6 May 2009
In The Garden With the Fluvanna Master Gardeners
By Irene C. Burke - Fluvanna Master Gardener
Fluvanna County Extension Office: 434.591.1950
How long has the spent [recycled] coffee grounds issue been percolating below the surface of garden lore? Many believers apply the moist grains directly as fertilizer, some as mulch and some as part of their compost mix.
There are many claims about what the dregs of the breakfast table will do for your garden but few have been attributed to scientific research. There is one credible investigator who has examined but admitted she has not exhausted the subject.
Recently, Linda Chalker-Scott, PhD, Washington State U., reviewed 67 journal articles about spent coffee grounds effects in the garden. Chalker-Scott did not list the other journal articles she sifted through to find those 67, but did say theres more research on the wastes of coffee production than the end product.
Now coffee may feel acidic on an empty stomach, but in the earth, the grounds are not acidic. Several studies found that over time, as short as 21 days, the pH or acidity of treated soil shifts from mild (4 to 5) to neutral (7) to alkaline (8); so, the acid jolt is transitory.
Coffee grounds do negatively influence some plants germination or growth: alfalfa, asparagus "fern" (Asparagus densiflorus), white and red clover, geranium (Pelargonium x hortorum), inch plant (Tradescantia albiflora), mustard greens (Brassica juncea), and mustard spinach (Brassica campestris).
The death mechanism is unknown; so it's best to keep coffee's residue out of the newly seeded garden and away from tiny volunteer shrubs and trees.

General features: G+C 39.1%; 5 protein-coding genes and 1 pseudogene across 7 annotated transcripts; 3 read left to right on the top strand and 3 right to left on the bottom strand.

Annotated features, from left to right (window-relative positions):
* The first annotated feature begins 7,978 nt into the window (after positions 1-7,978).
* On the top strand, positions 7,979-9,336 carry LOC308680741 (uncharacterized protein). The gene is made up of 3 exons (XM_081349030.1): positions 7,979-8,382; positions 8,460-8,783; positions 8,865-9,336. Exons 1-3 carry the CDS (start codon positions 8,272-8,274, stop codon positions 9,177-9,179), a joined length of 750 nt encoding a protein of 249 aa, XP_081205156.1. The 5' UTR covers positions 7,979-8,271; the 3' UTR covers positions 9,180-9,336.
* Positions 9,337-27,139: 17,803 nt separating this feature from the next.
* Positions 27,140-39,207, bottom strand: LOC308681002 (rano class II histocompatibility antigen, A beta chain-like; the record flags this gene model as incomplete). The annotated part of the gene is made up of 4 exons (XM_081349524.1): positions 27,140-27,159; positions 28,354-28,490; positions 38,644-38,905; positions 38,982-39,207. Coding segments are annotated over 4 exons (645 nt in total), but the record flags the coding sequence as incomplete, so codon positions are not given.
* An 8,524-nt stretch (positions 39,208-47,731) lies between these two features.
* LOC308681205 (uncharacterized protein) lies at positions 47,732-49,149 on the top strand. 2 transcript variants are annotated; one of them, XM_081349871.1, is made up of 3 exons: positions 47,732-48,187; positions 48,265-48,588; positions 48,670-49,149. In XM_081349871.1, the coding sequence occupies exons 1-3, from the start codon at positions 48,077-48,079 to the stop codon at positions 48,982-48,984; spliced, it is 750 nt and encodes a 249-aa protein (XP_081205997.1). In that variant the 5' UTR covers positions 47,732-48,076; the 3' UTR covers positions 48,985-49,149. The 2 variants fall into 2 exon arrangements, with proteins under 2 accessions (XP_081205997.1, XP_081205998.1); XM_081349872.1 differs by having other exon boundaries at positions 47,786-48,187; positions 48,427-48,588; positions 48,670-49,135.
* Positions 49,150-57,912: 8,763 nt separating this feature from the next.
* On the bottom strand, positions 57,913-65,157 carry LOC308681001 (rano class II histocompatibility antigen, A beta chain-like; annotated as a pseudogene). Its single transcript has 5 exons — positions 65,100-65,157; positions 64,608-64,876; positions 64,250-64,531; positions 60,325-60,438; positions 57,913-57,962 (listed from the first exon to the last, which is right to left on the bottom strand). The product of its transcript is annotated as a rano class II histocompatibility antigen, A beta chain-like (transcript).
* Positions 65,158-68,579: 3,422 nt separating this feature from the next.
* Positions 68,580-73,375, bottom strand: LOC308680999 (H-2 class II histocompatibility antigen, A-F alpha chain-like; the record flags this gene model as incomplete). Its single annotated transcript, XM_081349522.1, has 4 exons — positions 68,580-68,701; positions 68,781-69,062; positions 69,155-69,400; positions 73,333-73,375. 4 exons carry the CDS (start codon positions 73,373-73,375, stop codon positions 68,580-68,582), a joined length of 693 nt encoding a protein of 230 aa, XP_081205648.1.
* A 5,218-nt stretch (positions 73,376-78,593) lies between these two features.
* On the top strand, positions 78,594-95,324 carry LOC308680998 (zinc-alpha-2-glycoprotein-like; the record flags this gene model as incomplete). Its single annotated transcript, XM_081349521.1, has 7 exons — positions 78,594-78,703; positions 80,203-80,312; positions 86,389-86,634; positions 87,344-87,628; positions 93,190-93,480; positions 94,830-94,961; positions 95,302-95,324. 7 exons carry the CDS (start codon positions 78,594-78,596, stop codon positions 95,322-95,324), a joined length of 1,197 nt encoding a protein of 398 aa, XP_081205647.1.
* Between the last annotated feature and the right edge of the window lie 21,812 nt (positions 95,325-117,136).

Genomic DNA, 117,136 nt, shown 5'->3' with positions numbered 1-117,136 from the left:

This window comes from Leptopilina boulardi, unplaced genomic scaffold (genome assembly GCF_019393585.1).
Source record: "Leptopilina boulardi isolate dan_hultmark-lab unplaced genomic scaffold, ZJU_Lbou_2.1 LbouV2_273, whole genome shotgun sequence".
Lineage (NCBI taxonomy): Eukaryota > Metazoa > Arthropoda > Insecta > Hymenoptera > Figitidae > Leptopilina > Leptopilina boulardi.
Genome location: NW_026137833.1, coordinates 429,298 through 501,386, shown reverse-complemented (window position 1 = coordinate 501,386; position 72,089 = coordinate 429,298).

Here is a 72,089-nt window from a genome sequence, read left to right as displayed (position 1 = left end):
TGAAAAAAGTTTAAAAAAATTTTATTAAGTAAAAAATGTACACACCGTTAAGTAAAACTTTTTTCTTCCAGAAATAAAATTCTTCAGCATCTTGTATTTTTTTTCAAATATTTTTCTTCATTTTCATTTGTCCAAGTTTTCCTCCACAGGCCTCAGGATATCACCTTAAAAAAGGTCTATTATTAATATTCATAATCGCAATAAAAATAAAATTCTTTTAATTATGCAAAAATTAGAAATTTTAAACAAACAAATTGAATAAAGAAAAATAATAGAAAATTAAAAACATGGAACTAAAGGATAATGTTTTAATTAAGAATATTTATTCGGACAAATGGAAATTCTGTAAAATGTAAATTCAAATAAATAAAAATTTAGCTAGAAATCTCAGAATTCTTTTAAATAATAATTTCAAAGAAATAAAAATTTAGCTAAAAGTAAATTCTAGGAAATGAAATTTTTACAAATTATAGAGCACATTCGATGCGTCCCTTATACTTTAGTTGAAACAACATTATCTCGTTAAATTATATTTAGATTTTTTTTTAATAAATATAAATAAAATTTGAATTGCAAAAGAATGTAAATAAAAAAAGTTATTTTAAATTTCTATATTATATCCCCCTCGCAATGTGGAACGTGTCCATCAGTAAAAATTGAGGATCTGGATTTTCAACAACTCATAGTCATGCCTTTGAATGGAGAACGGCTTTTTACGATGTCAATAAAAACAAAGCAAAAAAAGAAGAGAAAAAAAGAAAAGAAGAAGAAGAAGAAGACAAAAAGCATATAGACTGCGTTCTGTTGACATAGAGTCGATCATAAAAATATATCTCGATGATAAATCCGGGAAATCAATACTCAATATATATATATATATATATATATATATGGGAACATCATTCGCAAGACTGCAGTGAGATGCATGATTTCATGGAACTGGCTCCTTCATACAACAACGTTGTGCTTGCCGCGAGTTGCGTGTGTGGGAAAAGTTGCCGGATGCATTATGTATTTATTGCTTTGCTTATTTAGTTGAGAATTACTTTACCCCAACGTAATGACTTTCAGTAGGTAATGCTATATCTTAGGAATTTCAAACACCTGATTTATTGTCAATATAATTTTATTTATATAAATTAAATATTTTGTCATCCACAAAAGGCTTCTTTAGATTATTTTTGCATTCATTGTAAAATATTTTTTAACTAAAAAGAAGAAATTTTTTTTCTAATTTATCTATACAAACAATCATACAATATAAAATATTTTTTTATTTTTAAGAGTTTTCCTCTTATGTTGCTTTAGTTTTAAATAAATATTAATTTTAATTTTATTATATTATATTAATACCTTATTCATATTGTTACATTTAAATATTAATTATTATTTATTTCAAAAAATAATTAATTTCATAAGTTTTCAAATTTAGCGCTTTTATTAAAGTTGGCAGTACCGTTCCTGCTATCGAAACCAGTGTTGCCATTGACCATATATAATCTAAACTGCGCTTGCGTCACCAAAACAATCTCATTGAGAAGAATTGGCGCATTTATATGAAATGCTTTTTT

However, if coffee grounds prevent germination and squash seedlings in some plants, they may do the same to those we consider weeds.
Another advantage is, decomposing coffee grounds seem to control, not eliminate the usual fungi that plague our gardens, like Fusarium (potato, tomato), Pythium (turf grasses) and Sclerotinia (bean, cabbage, cucumber, lettuce, melon, squash, tomato).
The theory is that coffee grounds assist the beneficial fungi in their defeat of the wicked fungi during the composting process. The caveat is that these findings were reported under controlled laboratory conditions.
Research has also shown that along with the known benefits of organic mulch, composted and mulched coffee grounds may be the source for improved growth of cabbages.
Dug in coffee slag and earthworms partner to improve soil structure, a good thing for Virginias piedmont clay. As the coffee grounds decay, humus is produced, providing additional structural and chemical improvement to the soil.
A few warnings: mix no more than a five-to-one ratio by volume of grounds to other materials in the compost pile; mulch no more than a half inch, then layer three to four inches atop with a denser organic mulch, preferably arborist wood chips.
For those who want to know what the active fertilizing agent is in coffee grounds, its nitrogen, up to 10%, with a carbon to nitrogen ratio as low as 11:1, the perfect balance for the garden.
Thats the boost your plants are getting and if that's what youre looking for, then be judicious in your application and your timing.
Tip of the Week
Gardening is the second most popular leisure activity, after walking. in the U.S. According to the National Foundation for Infectious Diseases, 84% of Americans participate in gardening or yard work every year; 31% of tetanus cases reported between 1998 and 2000 came from garden, yard, or farm injuries. Reduce your risk. Get vaccinated. Wear gloves and protective clothing.